Can Authors Self-Edit? An Editor's Perspective

Can authors self-edit? An editor's perspective  by Leslie Watts at

A new Captain’s Blog subscriber wrote the other day to say that she’s working on her first novel, and she said that she was going to self-edit and have some beta readers review it. She seemed a little worried that I would think this was a sacrilege. 

Nothing could be further from the truth. 

While I don’t think that beta readers and self-editing are a substitute for review by a professional editor, I do think these are important elements of the revision process. 

I recognize that the cost of editing represents a significant investment, especially before you know that your novel is going to sell. I think an author should do the best they can to put their best work out in the world and that an editor is an important part, but not the only part, of that.

I fully understand that some people enjoy editing while others find it challenging and confusing. Some think that true writing happens in the editing stage, and other writers see it as a chore they’d rather hand off to someone else. Whatever you believe about editing, understand that it is a skill that you can learn that is of benefit to you. 

First, if you can’t afford the price of editing initially, then self-editing is necessary. I’m talking about more than reading the manuscript and finding typos. Your goal in the revision process is to check that you have achieved your mission, that you have written something that resonates with the readers you hope to entertain or inform. It would be foolish for a business to produce a product and not evaluate it to see if it meets the consumer’s expectations. (Some people feel uncomfortable to hear their art compared to a product. I understand that it can be a difficult concept to take on board. But if you want people to read your writing, it is a product as well as your art. More on that in another post.)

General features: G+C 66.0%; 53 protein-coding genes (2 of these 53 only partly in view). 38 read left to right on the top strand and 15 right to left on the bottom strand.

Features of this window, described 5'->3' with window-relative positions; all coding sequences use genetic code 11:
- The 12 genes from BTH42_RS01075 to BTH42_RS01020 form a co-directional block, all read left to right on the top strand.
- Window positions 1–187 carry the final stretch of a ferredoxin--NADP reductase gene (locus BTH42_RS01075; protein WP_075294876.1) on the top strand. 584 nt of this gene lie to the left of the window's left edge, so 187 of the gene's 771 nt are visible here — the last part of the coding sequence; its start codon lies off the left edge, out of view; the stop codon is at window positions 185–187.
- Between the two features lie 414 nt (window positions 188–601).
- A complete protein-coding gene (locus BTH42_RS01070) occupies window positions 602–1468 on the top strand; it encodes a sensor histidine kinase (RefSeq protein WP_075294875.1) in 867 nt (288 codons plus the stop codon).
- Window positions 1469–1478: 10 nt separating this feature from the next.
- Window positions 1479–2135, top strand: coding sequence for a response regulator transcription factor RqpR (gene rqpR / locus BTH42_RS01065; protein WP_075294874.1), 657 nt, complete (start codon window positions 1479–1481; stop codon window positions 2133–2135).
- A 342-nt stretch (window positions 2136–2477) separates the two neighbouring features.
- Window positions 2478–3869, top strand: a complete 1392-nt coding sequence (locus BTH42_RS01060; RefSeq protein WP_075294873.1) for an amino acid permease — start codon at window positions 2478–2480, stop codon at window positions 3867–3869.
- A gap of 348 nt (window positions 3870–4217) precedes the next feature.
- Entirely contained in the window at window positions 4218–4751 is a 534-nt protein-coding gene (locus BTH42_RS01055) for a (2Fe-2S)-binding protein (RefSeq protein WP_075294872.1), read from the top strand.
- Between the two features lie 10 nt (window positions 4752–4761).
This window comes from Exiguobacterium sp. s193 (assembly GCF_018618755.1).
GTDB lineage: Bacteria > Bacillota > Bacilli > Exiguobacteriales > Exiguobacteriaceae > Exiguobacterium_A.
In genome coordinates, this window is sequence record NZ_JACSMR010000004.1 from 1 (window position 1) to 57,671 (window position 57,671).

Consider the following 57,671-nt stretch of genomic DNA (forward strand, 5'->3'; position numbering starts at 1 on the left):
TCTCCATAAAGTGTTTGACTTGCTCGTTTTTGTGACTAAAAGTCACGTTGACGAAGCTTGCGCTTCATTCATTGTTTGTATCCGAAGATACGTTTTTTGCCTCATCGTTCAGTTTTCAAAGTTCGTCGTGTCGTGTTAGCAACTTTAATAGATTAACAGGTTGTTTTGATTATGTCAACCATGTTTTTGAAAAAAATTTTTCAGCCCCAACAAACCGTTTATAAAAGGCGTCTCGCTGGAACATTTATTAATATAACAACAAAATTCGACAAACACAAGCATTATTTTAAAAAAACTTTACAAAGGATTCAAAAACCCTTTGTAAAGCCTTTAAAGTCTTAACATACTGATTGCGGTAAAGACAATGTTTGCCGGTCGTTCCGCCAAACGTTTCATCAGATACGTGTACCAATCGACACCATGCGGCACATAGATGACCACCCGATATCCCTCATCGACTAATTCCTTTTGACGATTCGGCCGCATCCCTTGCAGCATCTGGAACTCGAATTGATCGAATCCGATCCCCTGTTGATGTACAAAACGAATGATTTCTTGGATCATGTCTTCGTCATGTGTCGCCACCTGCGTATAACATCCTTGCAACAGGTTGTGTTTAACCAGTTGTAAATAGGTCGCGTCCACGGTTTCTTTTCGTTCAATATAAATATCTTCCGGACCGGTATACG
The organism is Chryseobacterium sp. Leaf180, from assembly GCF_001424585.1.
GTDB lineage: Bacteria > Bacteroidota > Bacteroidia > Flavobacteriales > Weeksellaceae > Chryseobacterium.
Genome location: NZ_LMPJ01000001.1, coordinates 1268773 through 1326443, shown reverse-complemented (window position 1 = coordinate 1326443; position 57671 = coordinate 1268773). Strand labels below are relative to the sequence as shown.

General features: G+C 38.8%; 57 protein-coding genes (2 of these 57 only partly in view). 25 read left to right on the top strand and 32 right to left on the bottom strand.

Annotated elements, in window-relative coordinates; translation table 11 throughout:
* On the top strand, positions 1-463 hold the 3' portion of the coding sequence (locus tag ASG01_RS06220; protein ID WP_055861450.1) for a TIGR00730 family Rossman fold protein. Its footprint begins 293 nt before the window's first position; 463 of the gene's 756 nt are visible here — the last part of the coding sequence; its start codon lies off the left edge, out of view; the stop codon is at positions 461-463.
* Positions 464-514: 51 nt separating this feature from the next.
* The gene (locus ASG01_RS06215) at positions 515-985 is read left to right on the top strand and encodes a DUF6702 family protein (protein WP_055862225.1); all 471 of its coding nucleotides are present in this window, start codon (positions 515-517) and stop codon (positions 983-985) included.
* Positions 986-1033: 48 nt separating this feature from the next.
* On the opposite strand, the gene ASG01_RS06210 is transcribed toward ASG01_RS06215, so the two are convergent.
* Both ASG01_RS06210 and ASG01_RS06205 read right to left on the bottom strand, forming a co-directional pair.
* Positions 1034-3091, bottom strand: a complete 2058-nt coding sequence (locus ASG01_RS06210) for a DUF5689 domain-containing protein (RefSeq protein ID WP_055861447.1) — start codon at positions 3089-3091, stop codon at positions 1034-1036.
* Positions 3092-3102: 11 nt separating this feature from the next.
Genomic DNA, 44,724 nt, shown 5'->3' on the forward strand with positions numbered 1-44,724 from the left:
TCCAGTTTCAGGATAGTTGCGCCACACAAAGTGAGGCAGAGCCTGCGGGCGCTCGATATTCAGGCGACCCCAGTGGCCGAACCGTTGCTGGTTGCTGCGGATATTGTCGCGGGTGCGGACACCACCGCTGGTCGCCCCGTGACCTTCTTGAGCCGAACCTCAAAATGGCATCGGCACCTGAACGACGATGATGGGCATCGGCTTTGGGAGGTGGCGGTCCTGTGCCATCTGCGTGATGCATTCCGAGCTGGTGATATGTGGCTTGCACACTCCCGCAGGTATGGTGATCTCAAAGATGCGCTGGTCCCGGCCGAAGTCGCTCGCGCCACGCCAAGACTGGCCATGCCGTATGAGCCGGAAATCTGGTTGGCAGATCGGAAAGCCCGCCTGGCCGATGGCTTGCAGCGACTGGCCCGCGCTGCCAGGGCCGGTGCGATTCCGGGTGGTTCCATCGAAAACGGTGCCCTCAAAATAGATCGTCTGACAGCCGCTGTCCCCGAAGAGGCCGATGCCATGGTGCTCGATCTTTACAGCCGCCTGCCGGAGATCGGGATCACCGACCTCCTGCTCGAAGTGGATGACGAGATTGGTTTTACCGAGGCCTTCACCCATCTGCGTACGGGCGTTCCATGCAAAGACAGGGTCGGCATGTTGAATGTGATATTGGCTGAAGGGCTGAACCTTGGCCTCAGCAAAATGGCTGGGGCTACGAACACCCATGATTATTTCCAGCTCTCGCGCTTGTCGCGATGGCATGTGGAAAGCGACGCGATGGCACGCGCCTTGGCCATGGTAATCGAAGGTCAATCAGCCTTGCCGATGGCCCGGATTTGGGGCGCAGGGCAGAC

If you are planning to hire an editor, you might think you shouldn’t need to self-edit; you can turn it over to the editor, who will make corrections and suggestions for you. While you can work this way, you won’t get the most out of the relationship if you don’t engage in self-editing too.

You know your story better than anyone. As an editor, I can show you strengths and areas for improvement within your manuscript because I have more distance from the work. But you understand your vision better than anyone and you can bring that perspective to your revision. I can’t see into your heart and mind to know what you intended, but I can tell you what’s on the page. The more you can articulate your intention through self-editing, the easier I can help you make it as clear as possible to your reader.

When your manuscript is cleaner, you generally pay less for editing than when it is rough, because rough writing takes longer to read and sort through the issues. When you make your preferences and decisions clear ahead of time, the editor can focus on other items. 

If you focus on what you can adjust and fix, the editor can focus on other items, the ones that are more challenging for you. The editor can make only so many passes through the document in the time allotted. Within each individual pass, the editor can focus on only a certain number of problem areas. The more you do in advance, the more attention your editor can give to deeper issues, the ones that only she can identify for you because of knowledge, expertise, and a different perspective. To avoid splitting the editor’s attention, do what you can first.

Possibly the biggest benefit to you when you learn to edit your own work is that you develop the craft of writing. Becoming aware of a problem is the first step to correcting it. Initially, you’ll have to correct it in your manuscript, but gradually, you’ll find that your writing changes and grows and some of the errors you used to make will disappear or at least lessen. It’s not only that you will catch them in the process of editing your own work, it is that the errors will occur less often. 

Writership went through a lot of transitions in 2016. Alyssa left the business to focus on her fiction. Clark joined me on the podcast. We’ve taken on some great contract editors to serve the needs of our clients. All this change has caused me to refocus on how I want Writership to serve authors: Help authors make the most of working with their editor. 

As we move through 2017, we’re going to put out more content that will help you with this. 

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If you want to learn to make the most of working with an editor, join our crew. You’ll receive our newsletter and a free copy of Cast Your Net with Writership, a collection of 25 exercises to inspire your fiction.

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Cast Your Net with Writership: 25 Exercises to Inspire Your Fiction  by Leslie Watts


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